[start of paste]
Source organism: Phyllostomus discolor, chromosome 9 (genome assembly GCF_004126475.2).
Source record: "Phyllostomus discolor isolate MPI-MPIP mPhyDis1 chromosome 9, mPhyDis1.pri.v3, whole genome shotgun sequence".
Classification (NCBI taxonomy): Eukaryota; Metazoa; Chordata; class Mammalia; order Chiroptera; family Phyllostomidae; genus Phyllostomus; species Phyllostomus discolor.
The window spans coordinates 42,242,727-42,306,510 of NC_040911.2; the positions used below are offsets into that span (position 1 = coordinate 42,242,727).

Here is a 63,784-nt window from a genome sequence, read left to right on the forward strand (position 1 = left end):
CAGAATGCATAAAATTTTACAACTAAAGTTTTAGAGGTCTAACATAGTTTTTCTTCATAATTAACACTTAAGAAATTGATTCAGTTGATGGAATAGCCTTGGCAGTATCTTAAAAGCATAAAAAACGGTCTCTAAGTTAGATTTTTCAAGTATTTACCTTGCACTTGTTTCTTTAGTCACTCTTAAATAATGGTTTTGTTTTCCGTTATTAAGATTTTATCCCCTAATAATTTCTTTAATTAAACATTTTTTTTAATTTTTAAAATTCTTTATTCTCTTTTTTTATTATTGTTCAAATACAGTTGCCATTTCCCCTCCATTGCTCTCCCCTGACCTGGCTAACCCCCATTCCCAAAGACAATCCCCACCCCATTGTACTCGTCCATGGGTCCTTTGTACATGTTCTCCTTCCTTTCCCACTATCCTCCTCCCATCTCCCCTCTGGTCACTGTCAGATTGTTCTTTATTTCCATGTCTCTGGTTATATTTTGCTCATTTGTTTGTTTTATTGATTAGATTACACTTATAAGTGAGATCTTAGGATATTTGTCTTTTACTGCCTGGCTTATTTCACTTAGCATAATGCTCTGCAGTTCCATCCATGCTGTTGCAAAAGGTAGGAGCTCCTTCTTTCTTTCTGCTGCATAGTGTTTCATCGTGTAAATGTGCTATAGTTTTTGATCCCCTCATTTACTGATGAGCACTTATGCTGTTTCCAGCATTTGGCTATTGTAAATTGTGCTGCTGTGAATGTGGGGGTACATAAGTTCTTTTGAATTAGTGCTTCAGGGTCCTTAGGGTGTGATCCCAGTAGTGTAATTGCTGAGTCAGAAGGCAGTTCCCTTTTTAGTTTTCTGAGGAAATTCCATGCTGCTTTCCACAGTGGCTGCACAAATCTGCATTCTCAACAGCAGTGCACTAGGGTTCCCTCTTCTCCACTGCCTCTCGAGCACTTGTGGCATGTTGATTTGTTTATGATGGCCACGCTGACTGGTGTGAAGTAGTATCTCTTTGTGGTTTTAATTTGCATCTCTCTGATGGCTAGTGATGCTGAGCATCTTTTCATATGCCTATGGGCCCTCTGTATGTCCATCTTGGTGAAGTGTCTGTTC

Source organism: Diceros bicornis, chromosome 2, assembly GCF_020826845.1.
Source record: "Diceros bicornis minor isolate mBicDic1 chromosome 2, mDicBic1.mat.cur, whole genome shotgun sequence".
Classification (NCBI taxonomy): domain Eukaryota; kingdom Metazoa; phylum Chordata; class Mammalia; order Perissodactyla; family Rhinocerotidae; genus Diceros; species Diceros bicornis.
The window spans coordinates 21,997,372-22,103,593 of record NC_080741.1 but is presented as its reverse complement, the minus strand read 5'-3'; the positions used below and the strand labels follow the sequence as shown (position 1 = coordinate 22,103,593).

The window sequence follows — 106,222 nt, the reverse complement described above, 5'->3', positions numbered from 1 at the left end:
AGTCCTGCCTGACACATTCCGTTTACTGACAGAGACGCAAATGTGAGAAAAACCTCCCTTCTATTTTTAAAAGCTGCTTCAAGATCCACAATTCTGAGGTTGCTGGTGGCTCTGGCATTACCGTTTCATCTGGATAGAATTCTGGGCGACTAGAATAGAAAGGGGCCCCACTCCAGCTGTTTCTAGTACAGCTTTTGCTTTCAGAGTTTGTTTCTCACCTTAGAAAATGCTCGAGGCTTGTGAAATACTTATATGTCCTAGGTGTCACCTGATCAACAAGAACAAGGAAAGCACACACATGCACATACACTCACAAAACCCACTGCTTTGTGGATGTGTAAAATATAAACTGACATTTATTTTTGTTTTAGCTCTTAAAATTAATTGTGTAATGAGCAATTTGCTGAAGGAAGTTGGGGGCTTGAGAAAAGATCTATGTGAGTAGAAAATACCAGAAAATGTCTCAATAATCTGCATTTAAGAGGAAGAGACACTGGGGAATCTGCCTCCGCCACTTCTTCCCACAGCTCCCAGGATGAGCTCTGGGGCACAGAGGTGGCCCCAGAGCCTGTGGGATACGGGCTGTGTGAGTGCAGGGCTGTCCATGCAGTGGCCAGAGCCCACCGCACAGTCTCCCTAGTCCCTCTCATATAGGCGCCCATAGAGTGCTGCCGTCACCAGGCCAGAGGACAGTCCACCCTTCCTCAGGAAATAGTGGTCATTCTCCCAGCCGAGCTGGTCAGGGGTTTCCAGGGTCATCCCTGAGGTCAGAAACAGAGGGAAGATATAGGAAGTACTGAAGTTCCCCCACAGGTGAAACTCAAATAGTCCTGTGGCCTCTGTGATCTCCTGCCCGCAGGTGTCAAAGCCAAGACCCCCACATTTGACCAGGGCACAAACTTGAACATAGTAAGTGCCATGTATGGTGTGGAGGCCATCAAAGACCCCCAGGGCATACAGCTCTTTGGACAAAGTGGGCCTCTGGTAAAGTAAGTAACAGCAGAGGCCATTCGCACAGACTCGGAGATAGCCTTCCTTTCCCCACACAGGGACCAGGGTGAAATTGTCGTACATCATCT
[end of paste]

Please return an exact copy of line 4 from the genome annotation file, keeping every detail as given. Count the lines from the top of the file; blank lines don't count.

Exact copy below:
The window spans coordinates 42,242,727-42,306,510 of NC_040911.2; the positions used below are offsets into that span (position 1 = coordinate 42,242,727).